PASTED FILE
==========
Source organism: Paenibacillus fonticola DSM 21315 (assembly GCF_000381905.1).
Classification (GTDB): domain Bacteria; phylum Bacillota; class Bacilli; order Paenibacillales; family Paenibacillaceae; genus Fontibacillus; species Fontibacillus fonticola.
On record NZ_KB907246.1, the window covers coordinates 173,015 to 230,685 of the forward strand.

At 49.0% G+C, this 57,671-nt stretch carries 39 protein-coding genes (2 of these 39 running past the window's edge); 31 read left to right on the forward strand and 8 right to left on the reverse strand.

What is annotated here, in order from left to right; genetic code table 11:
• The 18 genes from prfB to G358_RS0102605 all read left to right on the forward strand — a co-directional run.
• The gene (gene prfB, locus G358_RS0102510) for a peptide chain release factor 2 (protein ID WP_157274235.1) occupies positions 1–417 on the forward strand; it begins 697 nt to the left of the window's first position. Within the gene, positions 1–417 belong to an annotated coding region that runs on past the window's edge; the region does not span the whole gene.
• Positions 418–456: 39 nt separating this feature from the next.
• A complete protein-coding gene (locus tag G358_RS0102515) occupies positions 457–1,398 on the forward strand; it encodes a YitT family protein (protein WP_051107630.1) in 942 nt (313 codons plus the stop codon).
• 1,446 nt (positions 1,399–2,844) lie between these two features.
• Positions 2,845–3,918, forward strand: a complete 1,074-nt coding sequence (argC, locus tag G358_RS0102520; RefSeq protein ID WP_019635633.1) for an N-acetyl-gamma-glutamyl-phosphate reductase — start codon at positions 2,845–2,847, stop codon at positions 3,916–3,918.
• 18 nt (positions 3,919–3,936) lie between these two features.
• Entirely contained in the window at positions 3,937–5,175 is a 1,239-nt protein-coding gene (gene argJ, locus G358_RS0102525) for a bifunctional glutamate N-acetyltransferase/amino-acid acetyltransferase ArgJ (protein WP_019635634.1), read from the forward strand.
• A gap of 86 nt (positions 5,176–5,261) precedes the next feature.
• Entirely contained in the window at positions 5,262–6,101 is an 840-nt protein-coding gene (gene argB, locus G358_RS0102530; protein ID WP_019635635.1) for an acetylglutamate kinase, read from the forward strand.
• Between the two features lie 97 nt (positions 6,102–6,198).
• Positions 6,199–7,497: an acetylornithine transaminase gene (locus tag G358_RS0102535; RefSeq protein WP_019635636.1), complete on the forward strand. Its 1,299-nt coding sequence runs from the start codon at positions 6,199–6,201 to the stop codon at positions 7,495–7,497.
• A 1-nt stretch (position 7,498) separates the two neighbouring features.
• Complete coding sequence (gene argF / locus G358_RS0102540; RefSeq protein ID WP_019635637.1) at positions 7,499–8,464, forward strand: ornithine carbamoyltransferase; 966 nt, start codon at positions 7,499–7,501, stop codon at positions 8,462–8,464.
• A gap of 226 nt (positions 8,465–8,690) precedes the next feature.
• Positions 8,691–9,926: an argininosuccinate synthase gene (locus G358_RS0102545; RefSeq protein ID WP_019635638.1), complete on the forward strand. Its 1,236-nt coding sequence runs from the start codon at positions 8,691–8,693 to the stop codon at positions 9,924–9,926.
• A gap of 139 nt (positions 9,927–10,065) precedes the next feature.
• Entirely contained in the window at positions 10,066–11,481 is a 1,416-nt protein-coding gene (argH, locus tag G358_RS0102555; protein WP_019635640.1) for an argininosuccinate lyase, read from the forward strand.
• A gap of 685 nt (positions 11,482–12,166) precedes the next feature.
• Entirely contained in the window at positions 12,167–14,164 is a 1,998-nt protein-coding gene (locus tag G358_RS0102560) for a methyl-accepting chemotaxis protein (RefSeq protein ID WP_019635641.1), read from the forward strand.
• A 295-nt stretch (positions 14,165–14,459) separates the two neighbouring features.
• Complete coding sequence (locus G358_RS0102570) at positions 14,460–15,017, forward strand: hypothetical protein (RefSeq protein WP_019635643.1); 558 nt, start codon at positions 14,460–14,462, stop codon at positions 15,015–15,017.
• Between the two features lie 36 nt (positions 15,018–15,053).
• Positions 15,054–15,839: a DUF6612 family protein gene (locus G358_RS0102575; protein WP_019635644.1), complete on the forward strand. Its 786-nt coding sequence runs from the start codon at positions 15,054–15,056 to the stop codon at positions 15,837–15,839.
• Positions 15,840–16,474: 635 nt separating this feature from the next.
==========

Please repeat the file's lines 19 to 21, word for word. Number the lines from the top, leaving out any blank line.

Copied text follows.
• Complete coding sequence (gene argF / locus G358_RS0102540; RefSeq protein ID WP_019635637.1) at positions 7,499–8,464, forward strand: ornithine carbamoyltransferase; 966 nt, start codon at positions 7,499–7,501, stop codon at positions 8,462–8,464.
• A gap of 226 nt (positions 8,465–8,690) precedes the next feature.
• Positions 8,691–9,926: an argininosuccinate synthase gene (locus G358_RS0102545; RefSeq protein ID WP_019635638.1), complete on the forward strand. Its 1,236-nt coding sequence runs from the start codon at positions 8,691–8,693 to the stop codon at positions 9,924–9,926.